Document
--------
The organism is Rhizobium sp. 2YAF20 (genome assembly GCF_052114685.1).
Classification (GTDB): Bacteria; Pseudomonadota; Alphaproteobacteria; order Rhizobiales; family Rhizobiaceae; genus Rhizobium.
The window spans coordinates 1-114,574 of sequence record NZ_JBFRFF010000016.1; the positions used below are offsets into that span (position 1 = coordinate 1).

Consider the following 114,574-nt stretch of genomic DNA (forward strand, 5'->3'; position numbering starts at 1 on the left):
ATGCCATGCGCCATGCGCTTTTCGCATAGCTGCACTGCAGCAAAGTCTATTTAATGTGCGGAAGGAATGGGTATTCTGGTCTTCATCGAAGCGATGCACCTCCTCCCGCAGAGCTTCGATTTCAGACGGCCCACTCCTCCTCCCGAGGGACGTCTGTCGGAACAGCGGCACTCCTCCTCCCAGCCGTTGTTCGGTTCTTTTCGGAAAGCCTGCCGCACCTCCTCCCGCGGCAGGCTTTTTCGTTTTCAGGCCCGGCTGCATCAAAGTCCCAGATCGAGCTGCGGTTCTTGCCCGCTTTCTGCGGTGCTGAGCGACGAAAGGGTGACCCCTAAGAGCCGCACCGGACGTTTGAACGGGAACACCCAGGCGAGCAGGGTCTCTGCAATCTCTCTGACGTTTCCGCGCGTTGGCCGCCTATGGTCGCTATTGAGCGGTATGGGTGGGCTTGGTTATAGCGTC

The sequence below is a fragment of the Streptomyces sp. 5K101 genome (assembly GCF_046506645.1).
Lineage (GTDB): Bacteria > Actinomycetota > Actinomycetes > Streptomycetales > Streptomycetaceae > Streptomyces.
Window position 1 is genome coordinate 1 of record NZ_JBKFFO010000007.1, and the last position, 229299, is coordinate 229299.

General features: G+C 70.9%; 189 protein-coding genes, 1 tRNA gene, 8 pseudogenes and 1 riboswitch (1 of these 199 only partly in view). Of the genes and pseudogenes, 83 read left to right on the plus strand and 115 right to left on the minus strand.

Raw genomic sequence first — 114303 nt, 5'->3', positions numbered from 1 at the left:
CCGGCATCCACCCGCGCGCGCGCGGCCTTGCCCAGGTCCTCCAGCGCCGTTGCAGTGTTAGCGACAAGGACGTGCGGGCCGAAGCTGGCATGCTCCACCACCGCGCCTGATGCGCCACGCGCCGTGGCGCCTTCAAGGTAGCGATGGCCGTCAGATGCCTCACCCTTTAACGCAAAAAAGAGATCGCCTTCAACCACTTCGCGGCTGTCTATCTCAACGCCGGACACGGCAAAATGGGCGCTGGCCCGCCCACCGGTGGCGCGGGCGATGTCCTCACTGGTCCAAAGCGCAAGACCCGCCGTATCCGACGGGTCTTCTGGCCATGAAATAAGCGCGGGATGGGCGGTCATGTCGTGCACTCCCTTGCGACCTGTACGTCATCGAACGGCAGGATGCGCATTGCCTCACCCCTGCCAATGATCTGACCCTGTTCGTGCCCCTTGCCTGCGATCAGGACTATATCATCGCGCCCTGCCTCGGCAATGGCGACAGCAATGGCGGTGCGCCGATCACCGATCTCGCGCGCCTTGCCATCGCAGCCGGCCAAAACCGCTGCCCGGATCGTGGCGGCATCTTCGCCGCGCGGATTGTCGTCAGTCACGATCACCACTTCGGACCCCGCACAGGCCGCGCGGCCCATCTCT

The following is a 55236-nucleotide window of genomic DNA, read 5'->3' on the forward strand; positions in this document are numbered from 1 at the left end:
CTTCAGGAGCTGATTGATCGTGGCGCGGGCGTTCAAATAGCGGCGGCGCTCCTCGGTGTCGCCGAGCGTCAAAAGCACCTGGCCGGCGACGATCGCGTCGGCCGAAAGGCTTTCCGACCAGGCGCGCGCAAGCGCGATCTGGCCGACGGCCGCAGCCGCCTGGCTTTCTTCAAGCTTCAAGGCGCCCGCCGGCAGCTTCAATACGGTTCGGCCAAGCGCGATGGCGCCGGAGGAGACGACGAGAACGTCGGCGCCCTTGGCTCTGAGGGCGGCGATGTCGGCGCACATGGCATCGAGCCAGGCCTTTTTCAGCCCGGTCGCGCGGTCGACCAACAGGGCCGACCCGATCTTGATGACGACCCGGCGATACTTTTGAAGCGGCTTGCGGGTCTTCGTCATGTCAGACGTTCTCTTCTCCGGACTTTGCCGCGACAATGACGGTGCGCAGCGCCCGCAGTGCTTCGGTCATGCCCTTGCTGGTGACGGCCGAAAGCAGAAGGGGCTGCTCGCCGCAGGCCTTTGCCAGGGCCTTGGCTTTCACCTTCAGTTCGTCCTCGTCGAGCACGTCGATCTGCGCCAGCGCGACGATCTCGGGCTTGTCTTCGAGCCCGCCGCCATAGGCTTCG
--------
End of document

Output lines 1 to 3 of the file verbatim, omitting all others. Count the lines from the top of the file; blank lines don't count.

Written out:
The organism is Rhizobium sp. 2YAF20 (genome assembly GCF_052114685.1).
Classification (GTDB): Bacteria; Pseudomonadota; Alphaproteobacteria; order Rhizobiales; family Rhizobiaceae; genus Rhizobium.
The window spans coordinates 1-114,574 of sequence record NZ_JBFRFF010000016.1; the positions used below are offsets into that span (position 1 = coordinate 1).